The pound continues its run of recent losses for a second day running after weak Purchasing Managers Index data for the manufacturing sector showed a marked slowdown. Although the figure was marginally better than expected it was still only 50.1. Anything over 50 highlights expansion in the sector whilst anything below signals contraction. This number, barely over 50 highlights how manufacturing is not contributing to overall economic growth.
Some of this may be attributable to the upcoming referendum although as I have stated previously it may simply be a case of a general slowdown in part as a result of a number of changes to businesses to include both the National Living Wage and pensions. Whatever the cause the likelihood is that GDP may fall lower and this should see the pound struggle to climb higher in the short term. The Organisation for Economic Co-Operation and Development (OECD), a Paris based think tank, has warned that UK GDP could be more than 3% lower if Britain leaves the EU.
GDP for the first quarter currently stands at 0.4%. A technical recession with two consecutive quarters of negative growth is by no means out of the question, Brexit or not, and the prospect should keep sterling on the back foot. Data is light with just UK PMI construction data which is also likely to fare badly and poses another risk for the pound today.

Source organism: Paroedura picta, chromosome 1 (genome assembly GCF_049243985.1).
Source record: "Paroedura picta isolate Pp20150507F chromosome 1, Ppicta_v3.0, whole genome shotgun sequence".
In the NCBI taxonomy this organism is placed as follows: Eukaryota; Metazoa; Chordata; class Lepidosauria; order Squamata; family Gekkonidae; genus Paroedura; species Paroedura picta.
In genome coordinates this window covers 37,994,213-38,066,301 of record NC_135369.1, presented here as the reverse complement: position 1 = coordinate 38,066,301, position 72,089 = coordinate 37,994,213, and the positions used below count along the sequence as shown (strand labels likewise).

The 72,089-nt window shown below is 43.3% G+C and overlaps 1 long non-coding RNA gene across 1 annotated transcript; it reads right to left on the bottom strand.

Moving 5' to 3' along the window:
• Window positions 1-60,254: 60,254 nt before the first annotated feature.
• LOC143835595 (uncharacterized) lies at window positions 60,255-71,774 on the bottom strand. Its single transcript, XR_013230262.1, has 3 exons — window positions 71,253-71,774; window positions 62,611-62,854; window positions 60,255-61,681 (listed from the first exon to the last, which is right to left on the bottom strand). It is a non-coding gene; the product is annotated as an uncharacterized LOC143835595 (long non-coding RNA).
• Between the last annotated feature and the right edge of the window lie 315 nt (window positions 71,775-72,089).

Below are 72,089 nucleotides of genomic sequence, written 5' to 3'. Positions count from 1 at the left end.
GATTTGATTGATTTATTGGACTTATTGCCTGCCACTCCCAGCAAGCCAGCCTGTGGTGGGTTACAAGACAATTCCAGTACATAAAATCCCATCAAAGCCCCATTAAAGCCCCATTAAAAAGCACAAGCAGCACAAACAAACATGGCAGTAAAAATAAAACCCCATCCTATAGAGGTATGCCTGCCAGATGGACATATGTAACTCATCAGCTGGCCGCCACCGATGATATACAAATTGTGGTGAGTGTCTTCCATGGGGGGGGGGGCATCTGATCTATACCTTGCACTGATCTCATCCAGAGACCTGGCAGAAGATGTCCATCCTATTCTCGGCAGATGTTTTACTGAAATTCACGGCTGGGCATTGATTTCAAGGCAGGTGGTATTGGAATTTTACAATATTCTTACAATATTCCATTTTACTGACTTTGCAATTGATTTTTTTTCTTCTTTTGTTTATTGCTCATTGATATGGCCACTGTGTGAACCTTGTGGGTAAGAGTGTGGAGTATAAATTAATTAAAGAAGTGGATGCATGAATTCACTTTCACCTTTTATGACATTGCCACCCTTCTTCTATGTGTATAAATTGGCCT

After two recent polls released in the Guardian signaled the Leave campaign were marginally in front the pound has sunk reversing its recent gains after the bank holiday weekend. A YouGov poll yesterday put both camps level at 41%. As more and more polls are released over these next few weeks then this volatility will undoubtedly remain. What is noticeable however is a stronger approach from the Leave campaign. Brexit campaigners have now put forward an “Australian-style points based immigration system” by 2020 for Commonwealth rather than EU citizens. With the intent of reducing immigration levels from the hundreds of thousands each year to more sustainable levels, it is something that appears to be striking a chord with voters.
This stronger campaigning in my view will carry additional risks for the pound as the uncertainty surrounding a Brexit dawns on the markets. We still have some way to go but there is a very real chance Britain may withdraw from the EU and as we move closer to that date the pound is most likely to be in a weaker position.
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